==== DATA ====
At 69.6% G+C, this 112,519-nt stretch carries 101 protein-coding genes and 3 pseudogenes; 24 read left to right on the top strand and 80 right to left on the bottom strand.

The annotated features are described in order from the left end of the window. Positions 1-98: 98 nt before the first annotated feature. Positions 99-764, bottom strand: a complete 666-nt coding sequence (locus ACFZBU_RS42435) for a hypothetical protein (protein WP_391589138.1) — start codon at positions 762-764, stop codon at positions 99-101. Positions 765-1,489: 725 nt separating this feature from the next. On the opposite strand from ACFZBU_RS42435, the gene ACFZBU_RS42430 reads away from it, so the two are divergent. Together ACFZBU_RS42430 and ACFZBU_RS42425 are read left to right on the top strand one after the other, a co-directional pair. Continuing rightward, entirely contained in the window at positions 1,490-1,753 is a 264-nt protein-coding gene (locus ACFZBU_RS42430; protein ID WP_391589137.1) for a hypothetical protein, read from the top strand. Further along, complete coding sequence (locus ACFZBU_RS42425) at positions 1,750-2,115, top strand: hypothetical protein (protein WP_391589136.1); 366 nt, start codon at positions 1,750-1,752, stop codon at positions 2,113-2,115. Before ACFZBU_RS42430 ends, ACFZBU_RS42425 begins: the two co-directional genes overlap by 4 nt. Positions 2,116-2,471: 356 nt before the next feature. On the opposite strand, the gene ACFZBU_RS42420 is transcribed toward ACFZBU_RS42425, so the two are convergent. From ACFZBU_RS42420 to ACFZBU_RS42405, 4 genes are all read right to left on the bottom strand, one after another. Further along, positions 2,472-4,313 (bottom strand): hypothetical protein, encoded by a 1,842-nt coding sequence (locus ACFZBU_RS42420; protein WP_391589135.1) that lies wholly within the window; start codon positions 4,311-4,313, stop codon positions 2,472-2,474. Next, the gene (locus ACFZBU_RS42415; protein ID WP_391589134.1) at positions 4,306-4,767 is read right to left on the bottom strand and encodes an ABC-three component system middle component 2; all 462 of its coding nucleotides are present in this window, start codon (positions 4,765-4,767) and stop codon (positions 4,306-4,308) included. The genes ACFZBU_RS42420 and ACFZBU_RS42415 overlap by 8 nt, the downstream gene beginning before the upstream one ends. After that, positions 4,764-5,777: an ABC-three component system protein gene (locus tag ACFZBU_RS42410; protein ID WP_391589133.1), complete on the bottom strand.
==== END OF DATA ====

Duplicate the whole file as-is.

At 69.6% G+C, this 112,519-nt stretch carries 101 protein-coding genes and 3 pseudogenes; 24 read left to right on the top strand and 80 right to left on the bottom strand.

The annotated features are described in order from the left end of the window. Positions 1-98: 98 nt before the first annotated feature. Positions 99-764, bottom strand: a complete 666-nt coding sequence (locus ACFZBU_RS42435) for a hypothetical protein (protein WP_391589138.1) — start codon at positions 762-764, stop codon at positions 99-101. Positions 765-1,489: 725 nt separating this feature from the next. On the opposite strand from ACFZBU_RS42435, the gene ACFZBU_RS42430 reads away from it, so the two are divergent. Together ACFZBU_RS42430 and ACFZBU_RS42425 are read left to right on the top strand one after the other, a co-directional pair. Continuing rightward, entirely contained in the window at positions 1,490-1,753 is a 264-nt protein-coding gene (locus ACFZBU_RS42430; protein ID WP_391589137.1) for a hypothetical protein, read from the top strand. Further along, complete coding sequence (locus ACFZBU_RS42425) at positions 1,750-2,115, top strand: hypothetical protein (protein WP_391589136.1); 366 nt, start codon at positions 1,750-1,752, stop codon at positions 2,113-2,115. Before ACFZBU_RS42430 ends, ACFZBU_RS42425 begins: the two co-directional genes overlap by 4 nt. Positions 2,116-2,471: 356 nt before the next feature. On the opposite strand, the gene ACFZBU_RS42420 is transcribed toward ACFZBU_RS42425, so the two are convergent. From ACFZBU_RS42420 to ACFZBU_RS42405, 4 genes are all read right to left on the bottom strand, one after another. Further along, positions 2,472-4,313 (bottom strand): hypothetical protein, encoded by a 1,842-nt coding sequence (locus ACFZBU_RS42420; protein WP_391589135.1) that lies wholly within the window; start codon positions 4,311-4,313, stop codon positions 2,472-2,474. Next, the gene (locus ACFZBU_RS42415; protein ID WP_391589134.1) at positions 4,306-4,767 is read right to left on the bottom strand and encodes an ABC-three component system middle component 2; all 462 of its coding nucleotides are present in this window, start codon (positions 4,765-4,767) and stop codon (positions 4,306-4,308) included. The genes ACFZBU_RS42420 and ACFZBU_RS42415 overlap by 8 nt, the downstream gene beginning before the upstream one ends. After that, positions 4,764-5,777: an ABC-three component system protein gene (locus tag ACFZBU_RS42410; protein ID WP_391589133.1), complete on the bottom strand.